Gifts Given for a Purpose

by Marcia Lee Laycock
November 30th 1982. I sat up in the hospital bed as a
nurse brought me a breakfast tray. I smiled at the small card propped up in a
plastic holder – Psalm 103:1,2 – “Bless the Lord O my soul: and all that is
within me, bless his holy name. Bless the Lord O my soul, and forget not all
his benefits…”
I had a lot of reasons to bless the Lord that day. It’s
a day I will never forget because it was the day I gave birth to my first
child. She was a miracle child, God’s gift to me, a gift that proved He
existed, proved he loved me, proved He wanted a relationship with me. That gift
awakened my soul to those truths and changed my life forever.
Yes, my daughter turns 32 today and that means it’s
been 32 years since I accepted Jesus as my Saviour. I shake my head and wonder
how that happened – how have all those years gone by? They have been good years
– years filled with raising our children, serving a church, and launching a
writing career. Some of those years were difficult, times when teenage
rebellion threatened to tear our family apart, times when illness filled the
long hours with shadows and doubt. But they were years when God made his
presence known to us.
And they were all years in which I wrote thousands of
words, many of them about that daughter and the other two who came after her.
They were the inspiration for my writing when I first began, working on short
stories for Sunday school papers and short devotionals for a faith column in a
local newspaper. Sometimes my daughters weren’t happy about that, especially if
I forgot to tell them they would be in the paper that week!
All of my children are God’s gifts to me, given for a
purpose. They are His way of revealing Himself to me, challenging me, healing
me, as we grow together in the understanding of who He is and what He wants
from us.
I believe God gives us all the people in our lives, family
members, friends, co-workers, even those we prefer to hold at arm’s length, so
that we will see Him, recognize His goodness and grace and then write it down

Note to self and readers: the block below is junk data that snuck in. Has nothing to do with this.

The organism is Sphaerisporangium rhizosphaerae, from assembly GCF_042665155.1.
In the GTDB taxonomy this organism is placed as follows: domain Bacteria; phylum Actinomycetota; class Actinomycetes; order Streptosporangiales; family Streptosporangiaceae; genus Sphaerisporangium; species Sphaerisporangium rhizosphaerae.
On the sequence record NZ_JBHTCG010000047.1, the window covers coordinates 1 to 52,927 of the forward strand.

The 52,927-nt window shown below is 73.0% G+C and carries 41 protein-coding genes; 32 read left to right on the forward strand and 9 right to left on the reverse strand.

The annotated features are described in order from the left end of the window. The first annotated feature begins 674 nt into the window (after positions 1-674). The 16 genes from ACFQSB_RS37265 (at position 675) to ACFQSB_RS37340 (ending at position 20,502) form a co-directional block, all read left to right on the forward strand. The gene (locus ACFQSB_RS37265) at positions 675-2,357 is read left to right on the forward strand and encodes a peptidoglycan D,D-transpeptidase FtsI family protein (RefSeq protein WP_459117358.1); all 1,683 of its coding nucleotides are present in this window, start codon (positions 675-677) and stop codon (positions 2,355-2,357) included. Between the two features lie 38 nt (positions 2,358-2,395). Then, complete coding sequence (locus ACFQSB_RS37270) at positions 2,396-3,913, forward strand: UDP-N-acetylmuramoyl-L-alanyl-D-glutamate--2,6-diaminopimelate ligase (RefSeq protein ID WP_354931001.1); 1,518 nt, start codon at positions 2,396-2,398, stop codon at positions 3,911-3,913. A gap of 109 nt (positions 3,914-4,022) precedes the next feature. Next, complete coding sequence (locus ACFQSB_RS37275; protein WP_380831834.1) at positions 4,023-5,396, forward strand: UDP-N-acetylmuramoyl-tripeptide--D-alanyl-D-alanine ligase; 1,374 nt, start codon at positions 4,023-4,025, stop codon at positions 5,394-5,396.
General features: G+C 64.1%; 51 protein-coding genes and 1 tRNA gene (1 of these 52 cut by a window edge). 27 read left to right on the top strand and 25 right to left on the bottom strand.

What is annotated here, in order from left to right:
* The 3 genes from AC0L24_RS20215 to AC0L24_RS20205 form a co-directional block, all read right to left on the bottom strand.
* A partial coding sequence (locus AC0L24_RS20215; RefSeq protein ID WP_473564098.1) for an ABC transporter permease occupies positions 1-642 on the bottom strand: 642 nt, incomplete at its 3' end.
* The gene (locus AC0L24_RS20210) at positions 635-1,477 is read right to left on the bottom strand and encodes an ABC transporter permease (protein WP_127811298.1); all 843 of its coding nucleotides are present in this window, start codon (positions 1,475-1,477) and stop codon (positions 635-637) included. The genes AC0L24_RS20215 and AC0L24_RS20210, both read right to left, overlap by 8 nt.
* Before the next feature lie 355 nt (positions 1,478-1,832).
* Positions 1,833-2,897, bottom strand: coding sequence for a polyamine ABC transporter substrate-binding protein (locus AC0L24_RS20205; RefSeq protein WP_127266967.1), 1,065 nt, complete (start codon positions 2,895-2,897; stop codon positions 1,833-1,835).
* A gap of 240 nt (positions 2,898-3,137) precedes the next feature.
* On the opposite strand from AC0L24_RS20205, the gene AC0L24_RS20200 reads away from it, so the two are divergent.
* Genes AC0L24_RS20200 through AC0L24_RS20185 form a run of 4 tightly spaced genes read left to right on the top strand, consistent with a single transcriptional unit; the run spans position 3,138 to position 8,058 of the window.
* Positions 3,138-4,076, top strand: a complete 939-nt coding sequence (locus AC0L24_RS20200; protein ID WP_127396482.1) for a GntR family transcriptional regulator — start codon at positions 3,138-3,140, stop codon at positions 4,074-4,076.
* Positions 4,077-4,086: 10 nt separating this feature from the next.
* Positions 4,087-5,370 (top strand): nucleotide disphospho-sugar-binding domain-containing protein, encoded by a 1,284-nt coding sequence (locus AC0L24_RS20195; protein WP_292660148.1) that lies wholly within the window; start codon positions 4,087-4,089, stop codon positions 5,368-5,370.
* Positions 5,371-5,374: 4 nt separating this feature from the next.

so others will see what we have seen. I believe God orchestrates the events and
circumstances of our lives to that end.
That’s the role of a writer of faith, to seek ways to
understand and reveal God’s character. Sometimes it’s not easy. Sometimes we
must struggle with doubt and fear and even anger, before the truth shines
through. But it is in the struggle that our faith is deepened, our
understanding broadened. And it all happens within the community of those who
surround us.
“It is written: “I believed; therefore I have spoken”
Since we have that same spirit of faith, we also believe and therefore speak,
because we know that the one who raised the Lord Jesus from the dead will also
raise us with Jesus and present us with you to Himself. All this is for your benefit,
so that the grace that is reaching more and more people may cause thanksgiving
to overflow to the glory of God.” (2Cor. 4:13-15) 
To celebrate my daughter’s birthday and since Black Friday has just gone by, I am offering Abundant Rain, an ebook devotional for writers for FREE through December. It can
be downloaded here in any ebook format. Just use the code GM35V
Marcia Lee Laycock writes from central Alberta
Canada where she is a pastor’s wife and mother of three adult daughters. She
was the winner of The Best New Canadian Christian Author Award for her novel,
One Smooth Stone. Her second novel, A Tumbled Stone was recently short listed
in the contemporary fiction category of The Word Awards. Marcia also has two
devotional books in print. Her work has been endorsed by Sigmund Brouwer,
Janette Oke, Phil Callaway and Mark Buchanan.  

Will They Like My Writing?

Peter Leavell, a 2007 graduate of Boise State University with a degree in history, was the 2011 winner of Christian Writers Guild’s Operation First Novel contest, and 2013 Christian Retailing’s Best award for First-Time Author. Peter and his family live in Boise, Idaho. For entertainment, he reads historical books, where he finds ideas for new novels. For relaxation, he writes westerns. Whenever he has a chance, he takes his wife and two homeschooled children on crazy but fun research trips. Learn more about Peter’s books, research, and family adventures at

Every writer has doubts.

Again. EVERY writer is mired in doubt.

You and I are sitting at my kitchen table, talking this through.
We both have doubts. Sure, we’ve a few writing credits to our name. A blog
here. Maybe a published book or a few articles. I’ve won an award or two. I
share that one writer I spoke with is on his twelfth book and called me because he’s filled with doubts.

But not like our hero writer. Not like the one we emulate.
Because she’s got it all together.
Ahhh, forget it. It’s been a brutal day at work, and I’m in
no mood to write or talk, so I’m going for a jog. I’ll talk to you in a bit. You
head home.
My playlist rocks and rolls, pumping creative juices.
Cool winds brush across my skin, and my feet beat a steady
rhythm to the music, awakening joy in my soul. But fears about my writing drive a
frozen spike through any happiness. Worthless, pointless, unskilled and
readerless—the doubts drift through my mind. My running slows and I lower my
head. Writing is everything to me.